This constitutes the unique charm of this book: it is the field chosen for the display of the Spirit's working. To the devout, discerning reader every chapter is but a new channel for his activity, and every event or occurrence a new exhibition of his presence and power in the affairs of the church or mystical body of Christ.

All that remains now is to verify these statements by an examination into the details of this brief history, which, like the story of our Lord's life which precedes, covers the period of about thirty-three years, the average lifetime of a generation, as though to show us, for all the generations to come, what a power the Spirit would be to the believer and the church if allowed to work unhindered by disobedience, unbelief, worldliness, and carnality.

In this introductory chapter let us put before us the great double truth which we shall here find taught and illustrated:

The Spirit of God, the Paraclete, is to be to the disciple and to the church all that Christ would have been had he tarried among us and been the personal companion and counselor of each and all.

And by the Spirit of God working in and through the believer and the church, believers are, in their measure, to be to the world what the Spirit is to them.

These propositions we are now reverently to examine in the light of the recorded "Acts of the Holy Spirit."

The doorways of all God's temples are consonant with the beauty and perfection of what is within; and at the very threshold of this book we meet an indication of the apartments of glorious truth into which we are to enter, and the wonders which are there to be revealed and unveiled.

At the second verse of the opening chapter we read of Christ that he was "taken up, after that he through the Holy Ghost had given commandments unto the apostles whom he had chosen."

Here all the blessed intercourse between the risen Lord and his disciples, during the forty days between his resurrection and ascension, all the marvelous communications that he made to them as he spake to them of things pertaining to the kingdom of God, are traced to the Holy Spirit. This prepares the reader to appreciate the importance of the commandment immediately following: that his disciples "should not depart from Jerusalem, but wait for the promise of the Father," the baptism of that same Holy Spirit for which Christ himself had waited thirty years, before beginning his public ministry. The disciple is not above his Master, nor the servant above his Lord. If even he was indebted to the Holy Spirit for the power of his ministry, surely we cannot afford to attempt the work appointed us without the same anointing.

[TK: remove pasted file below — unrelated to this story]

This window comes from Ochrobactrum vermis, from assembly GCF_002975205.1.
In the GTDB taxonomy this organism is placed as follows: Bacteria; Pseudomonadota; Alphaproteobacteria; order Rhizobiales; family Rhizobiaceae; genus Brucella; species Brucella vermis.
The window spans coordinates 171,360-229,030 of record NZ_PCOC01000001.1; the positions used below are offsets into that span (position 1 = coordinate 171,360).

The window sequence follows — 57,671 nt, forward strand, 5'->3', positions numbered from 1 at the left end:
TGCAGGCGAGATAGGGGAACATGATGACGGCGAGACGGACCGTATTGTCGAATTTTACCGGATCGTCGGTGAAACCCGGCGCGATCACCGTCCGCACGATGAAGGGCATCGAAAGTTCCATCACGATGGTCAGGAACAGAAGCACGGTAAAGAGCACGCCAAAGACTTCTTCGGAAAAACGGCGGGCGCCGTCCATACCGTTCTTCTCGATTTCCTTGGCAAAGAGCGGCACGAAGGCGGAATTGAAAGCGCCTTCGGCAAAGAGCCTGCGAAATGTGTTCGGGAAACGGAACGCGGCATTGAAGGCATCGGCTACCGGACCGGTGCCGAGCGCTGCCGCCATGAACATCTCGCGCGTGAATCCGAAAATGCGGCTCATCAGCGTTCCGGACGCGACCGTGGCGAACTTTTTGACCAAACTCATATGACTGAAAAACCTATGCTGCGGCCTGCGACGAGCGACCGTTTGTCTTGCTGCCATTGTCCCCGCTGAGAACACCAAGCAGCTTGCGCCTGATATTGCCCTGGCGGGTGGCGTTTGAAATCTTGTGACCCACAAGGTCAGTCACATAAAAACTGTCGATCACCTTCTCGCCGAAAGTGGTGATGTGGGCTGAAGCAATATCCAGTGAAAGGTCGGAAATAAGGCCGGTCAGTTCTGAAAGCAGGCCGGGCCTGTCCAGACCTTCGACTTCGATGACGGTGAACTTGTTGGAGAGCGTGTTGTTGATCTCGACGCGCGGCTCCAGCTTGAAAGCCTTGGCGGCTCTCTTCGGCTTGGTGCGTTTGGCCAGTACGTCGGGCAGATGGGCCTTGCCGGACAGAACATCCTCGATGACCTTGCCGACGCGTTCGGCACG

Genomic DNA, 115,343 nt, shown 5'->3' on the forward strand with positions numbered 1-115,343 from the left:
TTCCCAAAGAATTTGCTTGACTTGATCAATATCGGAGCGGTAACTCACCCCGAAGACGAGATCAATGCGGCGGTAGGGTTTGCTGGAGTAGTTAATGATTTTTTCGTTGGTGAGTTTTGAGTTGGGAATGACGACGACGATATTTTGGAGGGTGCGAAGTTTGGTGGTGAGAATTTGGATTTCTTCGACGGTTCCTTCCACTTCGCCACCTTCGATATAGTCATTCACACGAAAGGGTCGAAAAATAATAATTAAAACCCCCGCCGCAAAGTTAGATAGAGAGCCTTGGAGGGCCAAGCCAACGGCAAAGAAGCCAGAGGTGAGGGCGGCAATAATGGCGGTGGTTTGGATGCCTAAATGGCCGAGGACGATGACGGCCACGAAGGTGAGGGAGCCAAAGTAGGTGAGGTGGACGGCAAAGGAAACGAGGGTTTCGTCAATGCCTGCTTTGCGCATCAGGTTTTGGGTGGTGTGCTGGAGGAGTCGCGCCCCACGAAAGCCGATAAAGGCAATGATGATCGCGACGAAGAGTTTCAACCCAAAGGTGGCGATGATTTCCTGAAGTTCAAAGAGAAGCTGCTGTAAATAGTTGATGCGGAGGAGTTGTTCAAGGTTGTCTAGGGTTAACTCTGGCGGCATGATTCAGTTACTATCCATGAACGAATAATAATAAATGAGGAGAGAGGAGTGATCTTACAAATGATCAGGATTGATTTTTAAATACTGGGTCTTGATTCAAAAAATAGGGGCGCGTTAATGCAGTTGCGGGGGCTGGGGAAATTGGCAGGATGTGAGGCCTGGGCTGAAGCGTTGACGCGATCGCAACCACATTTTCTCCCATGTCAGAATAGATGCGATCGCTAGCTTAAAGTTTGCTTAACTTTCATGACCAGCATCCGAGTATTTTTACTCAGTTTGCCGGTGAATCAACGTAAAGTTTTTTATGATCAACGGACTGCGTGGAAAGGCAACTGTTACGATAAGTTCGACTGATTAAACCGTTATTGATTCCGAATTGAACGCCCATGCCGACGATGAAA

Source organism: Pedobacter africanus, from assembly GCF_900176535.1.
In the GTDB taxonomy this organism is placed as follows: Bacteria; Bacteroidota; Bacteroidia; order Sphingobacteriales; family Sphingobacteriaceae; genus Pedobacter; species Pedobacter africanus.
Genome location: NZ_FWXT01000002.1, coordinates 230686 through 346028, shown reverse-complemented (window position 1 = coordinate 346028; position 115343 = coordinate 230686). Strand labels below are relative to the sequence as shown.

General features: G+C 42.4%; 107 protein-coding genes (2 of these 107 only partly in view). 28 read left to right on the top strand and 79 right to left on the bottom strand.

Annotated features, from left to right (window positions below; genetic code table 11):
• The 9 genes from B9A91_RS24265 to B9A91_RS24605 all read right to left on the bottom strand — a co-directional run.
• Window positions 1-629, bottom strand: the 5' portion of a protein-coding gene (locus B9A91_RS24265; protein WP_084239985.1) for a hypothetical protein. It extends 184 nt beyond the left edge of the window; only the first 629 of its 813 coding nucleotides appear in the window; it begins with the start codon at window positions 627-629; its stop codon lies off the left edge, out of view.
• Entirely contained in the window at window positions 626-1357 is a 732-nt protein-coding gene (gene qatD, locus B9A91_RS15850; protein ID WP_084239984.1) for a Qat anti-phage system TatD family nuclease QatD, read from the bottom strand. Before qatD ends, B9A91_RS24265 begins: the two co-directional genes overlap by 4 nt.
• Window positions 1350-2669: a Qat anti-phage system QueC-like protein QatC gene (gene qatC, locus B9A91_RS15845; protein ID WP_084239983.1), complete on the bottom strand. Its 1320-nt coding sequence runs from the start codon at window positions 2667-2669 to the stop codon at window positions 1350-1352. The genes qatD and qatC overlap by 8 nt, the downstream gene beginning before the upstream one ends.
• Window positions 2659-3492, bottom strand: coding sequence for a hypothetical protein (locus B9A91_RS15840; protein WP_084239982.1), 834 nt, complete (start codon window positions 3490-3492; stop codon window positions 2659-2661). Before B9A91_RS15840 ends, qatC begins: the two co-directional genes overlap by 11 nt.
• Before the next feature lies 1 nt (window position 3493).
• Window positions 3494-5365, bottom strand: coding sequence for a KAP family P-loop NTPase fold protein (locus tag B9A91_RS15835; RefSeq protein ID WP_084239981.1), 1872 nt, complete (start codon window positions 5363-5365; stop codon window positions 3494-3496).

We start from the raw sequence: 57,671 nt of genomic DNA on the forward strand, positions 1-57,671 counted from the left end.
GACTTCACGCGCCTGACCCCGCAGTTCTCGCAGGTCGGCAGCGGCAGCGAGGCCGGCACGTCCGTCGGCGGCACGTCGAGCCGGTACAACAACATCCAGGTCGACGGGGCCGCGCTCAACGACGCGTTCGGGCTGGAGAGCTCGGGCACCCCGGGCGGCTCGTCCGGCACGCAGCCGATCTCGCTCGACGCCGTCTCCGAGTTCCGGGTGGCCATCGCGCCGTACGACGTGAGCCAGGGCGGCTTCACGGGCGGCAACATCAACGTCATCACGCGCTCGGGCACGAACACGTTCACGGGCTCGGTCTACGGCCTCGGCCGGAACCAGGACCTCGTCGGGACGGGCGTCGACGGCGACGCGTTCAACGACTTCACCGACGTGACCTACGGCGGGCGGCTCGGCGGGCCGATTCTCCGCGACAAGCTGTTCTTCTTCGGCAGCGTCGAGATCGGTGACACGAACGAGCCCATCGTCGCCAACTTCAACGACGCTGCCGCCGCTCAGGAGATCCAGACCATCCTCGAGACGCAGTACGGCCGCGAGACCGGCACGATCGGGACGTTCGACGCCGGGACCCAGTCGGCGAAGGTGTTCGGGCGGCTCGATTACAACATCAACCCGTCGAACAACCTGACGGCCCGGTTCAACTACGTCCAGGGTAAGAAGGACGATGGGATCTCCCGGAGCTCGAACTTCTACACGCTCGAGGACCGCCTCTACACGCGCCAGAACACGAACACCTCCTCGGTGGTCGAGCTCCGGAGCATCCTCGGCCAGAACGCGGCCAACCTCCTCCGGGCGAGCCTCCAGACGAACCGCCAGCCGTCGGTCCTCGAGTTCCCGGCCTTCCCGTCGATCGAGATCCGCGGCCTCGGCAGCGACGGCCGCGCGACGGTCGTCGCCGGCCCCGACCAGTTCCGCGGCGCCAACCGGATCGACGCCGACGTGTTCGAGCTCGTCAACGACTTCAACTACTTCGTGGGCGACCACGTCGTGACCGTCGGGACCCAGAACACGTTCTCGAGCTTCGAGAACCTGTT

This hint of need is immediately followed by a renewed assurance of its supply (we prefer the marginal reading):

"Ye shall receive the power of the Holy Ghost, coming upon you: and ye shall be witnesses unto me both in Jerusalem, and in all Judea, and in Samaria, and unto the uttermostActs 1:8, margin. part of the earth."

This is the initial lesson, which is the key to the entire book which it prefaces. The "promise of the Father" now became also the promise of the Son. The same Holy Spirit who abode in Christ, through whom he discoursed of the kingdom and gave the disciples both instruction and commandment, was to descend upon them, dwell in them, and be to them the source and secret of all power in working and witnessing. So important was this new baptism that for it they were to wait before beginning their work—to "tarry, until endued with power from on high." They were to have a new experience, and upon that experience their testimony was to be based, as identifying them with their Master.

Let this first lesson be written in large letters to be read by all, for it unlocks all the history that follows, and explains every subsequent lesson: the one supreme qualification of Christ's witnesses is this: that THEY BE ENDUED AND ENDOWED WITH POWER BY THE HOLY SPIRIT.

And the whole narrative which is thus prefaced with such a promise shows us its importance; for here we see disciples, thus endued, becoming to the world what the Spirit has become to them. In them he so incarnates himself that through them he works upon others, so that, by the indwelling Holy Spirit, they become, like him, teachers of truth, guiding into all truth; anointed witnesses, testifying to Christ and glorifying Christ; inspired witnesses, not speaking from themselves, but receiving of the things of Christ and showing them to men; effective witnesses, convincing the world of sin, of righteousness, and of judgment; and even prophetic witnesses, showing things to come.

Thus this Book of the Acts of the Holy Spirit is, with this key, made self-explanatory. The opening chapter sounds the key-note and leading chord of the harmony which follows. What it was that was promised, and what that promise meant, ten days would reveal; and it will best appear to us if, step by step, we follow this fascinating story.

We may anticipate at this point, as properly pertaining to the introductory thoughts, what Peter says, in his pentecostal address, of Jesus: "Being by the right hand of God exalted, and having received of the Father theActs 2:33. promise of the Holy Ghost, He hath shed forth this, which ye now see and hear."

This language, which occurs only here, is too marked to pass unnoticed. The Holy Spirit was God's ascension gift to Christ, that he might be bestowed by Christ, as his ascension gift to his church. Hence Christ had said, "And, behold, I send the promise of my Father upon you." This was the promised gift of the Father to the Son, and the Son's promised gift to his believing people. How easy now to reconcile the apparent contradiction of Christ's earlier and later words: "I will pray the Father, and he shall give you another Paraclete;" and then, afterward: "If I depart, I will send him unto you." The Spirit was the Father's answer to the prayer of the Son; and so the gift was transferred by him to the mystical body of which he is the head.